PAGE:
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From "Nathan Beyer" <ndbe...@apache.org>
Subject Re: [vm] Implement on-demand class library parsing to avoid unnecessary jar/zip parsing during startup (HARMONY-6039)
Date Thu, 11 Dec 2008 02:12:14 GMT
I like the proposal, but I'd like to see an addition that either
negates the duplication of manifest information or automates the
generation of it. The later may be easiest - add a bit to the build
that reads the manifests and generates the file.


On Wed, Dec 10, 2008 at 8:22 AM, Xiao-Feng Li <xiaofeng.li@gmail.com> wrote:
> On Wed, Dec 10, 2008 at 10:07 PM, Tim Ellison <t.p.ellison@gmail.com> wrote:
>> Xiao-Feng Li wrote:
>>> On Wed, Dec 10, 2008 at 9:11 PM, Tim Ellison <t.p.ellison@gmail.com> wrote:
>>>> So my question is where is the time being saved using this technique?
>>>> Is it the number of files we touch? e.g. disc seek time, or is it
>>>> searching through the ZIP directories looking for class files e.g. poor
>>>> ZIP performance for our usage, or ...
>>>> Given that the cold start times improve by 85% (20s down to 3s), and
>>>> warm start improves by ~18% (170ms down to 140ms), it is most likely the
>>>> 'getting the bits off disc' part.  Does that sound right?  Can we
>>>> measure it?
>>> I am also wondering about it. There are two ways to save time: one is
>>> to reduce the number of JARs by repackaging all the classes; the other
>>> is to reduce the number of JARs loaded. As I know, the first approach
>>> helps little. That probably means the disk seeking time is the major
>>> contributor of startup time.
>>> If this hypothesis is correct, then to delay the loading of JARs can
>>> benefit even if all the JARs are needed in the end by an application.
>>> The reason is the IO time can be overlapped with the computation time.
>> Yes, especially if we have the metadata that tells us where the classes
>> are stored.  We can queue requests to load multiple class files
>> asynchronously in the file system.
>>> Well,  this solution might not really help, if an application (or
>>> benchmark) only measures the period after VM is launched. (This is
>>> probably true since a Java timer can be triggered only after VM is
>>> created, unless the benchmark measures the duration of twice VM
>>> instance creations.)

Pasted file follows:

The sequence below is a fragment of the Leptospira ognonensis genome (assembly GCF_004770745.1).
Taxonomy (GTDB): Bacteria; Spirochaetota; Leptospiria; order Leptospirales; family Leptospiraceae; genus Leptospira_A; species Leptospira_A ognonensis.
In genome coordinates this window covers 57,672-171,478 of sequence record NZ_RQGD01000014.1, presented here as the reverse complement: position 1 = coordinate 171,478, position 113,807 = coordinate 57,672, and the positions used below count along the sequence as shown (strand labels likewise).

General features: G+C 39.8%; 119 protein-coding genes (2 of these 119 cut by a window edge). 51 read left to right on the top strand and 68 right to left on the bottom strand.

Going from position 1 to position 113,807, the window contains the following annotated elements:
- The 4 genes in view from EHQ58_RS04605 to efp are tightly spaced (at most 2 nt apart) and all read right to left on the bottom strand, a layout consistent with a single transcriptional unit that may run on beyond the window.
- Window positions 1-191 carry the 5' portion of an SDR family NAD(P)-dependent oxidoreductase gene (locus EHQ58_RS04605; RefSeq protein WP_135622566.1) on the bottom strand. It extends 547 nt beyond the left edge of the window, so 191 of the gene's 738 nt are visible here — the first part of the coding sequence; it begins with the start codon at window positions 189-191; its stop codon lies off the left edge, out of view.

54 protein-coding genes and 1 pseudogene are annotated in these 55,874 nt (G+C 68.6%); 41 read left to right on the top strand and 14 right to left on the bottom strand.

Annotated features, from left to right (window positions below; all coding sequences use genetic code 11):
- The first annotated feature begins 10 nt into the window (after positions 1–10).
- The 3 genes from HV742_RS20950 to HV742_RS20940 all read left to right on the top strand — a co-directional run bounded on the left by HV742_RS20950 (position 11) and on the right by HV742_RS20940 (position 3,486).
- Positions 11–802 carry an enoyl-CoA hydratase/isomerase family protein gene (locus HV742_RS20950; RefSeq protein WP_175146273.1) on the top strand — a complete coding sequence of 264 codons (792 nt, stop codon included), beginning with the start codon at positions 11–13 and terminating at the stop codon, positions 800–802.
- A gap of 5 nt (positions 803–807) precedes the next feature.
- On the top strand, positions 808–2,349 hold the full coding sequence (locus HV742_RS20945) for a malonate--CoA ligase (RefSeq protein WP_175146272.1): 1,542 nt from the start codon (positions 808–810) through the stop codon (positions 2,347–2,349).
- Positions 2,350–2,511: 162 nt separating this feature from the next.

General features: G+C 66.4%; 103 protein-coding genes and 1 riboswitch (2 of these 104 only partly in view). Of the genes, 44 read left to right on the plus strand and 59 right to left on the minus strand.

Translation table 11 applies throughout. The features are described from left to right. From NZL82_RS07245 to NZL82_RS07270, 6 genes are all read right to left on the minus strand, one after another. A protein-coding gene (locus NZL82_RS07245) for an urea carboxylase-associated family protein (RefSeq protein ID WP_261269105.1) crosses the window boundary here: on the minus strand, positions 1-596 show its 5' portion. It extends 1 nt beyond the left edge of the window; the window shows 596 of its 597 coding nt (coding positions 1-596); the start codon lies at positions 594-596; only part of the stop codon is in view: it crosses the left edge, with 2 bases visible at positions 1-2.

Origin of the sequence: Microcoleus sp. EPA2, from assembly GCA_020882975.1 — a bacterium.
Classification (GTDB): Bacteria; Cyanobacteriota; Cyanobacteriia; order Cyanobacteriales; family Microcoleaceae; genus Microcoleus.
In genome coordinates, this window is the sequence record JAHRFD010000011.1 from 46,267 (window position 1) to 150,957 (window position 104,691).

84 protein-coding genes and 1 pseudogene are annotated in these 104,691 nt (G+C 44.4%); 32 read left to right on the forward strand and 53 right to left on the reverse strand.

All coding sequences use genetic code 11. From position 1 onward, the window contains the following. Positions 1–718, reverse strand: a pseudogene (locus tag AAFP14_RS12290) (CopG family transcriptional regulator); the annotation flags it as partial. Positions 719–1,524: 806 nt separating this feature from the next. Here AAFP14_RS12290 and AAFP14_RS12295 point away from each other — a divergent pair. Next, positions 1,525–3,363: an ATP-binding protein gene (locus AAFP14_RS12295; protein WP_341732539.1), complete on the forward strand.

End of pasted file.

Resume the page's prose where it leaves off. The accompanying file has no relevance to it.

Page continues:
>> Agreed, we should agree what we are optimizing, and why (the use case).
>>>>>> I assume we could improve that by consolidating that metadata into
>>>>>> file with faster access.
>>>>> Yes, below is what Wenlong's patch includes.
>>>>> +# The modulelibrarymapping properties show class libraries in each module.
>>>> I saw that, but not sure which problem it is solving
>>>> (seek times/parsing/other).  Also, of course, this is a copy of the
>>>> metadata that we would need to keep in sync with changes to the module
>>>> manifests.  I'd like the best of both worlds :-)
>>> Right. A "better" solution I can think of is, the runtime can extract
>>> this information at build time or installation time. It can be the
>>> next step if we think it is a valid solution.
>> The OSGi frameworks must have this problem already.  They need to
>> maintain a cache of bundles installed in the runtime without it being a
>> surprise each time they start up.  While Wenlong's static cache is fine
>> for the prototype, there may be some code in Felix/whatever that we can
>> use to dynamically manage cached metadata for our modules.
> Agreed. This kind of dynamic Felix-based way probably will be a long
> term ultimate solution.
>> p.s. Please don't take my comments as negative about the approach here.
>>  I'm delighted to see this type of innovative work taking place.
> Definitely not negative. Comments are always welcome. And I think
> Harmony community needs more comments. :)
>> Regards,
>> Tim
> --
> http://xiao-feng.blogspot.com

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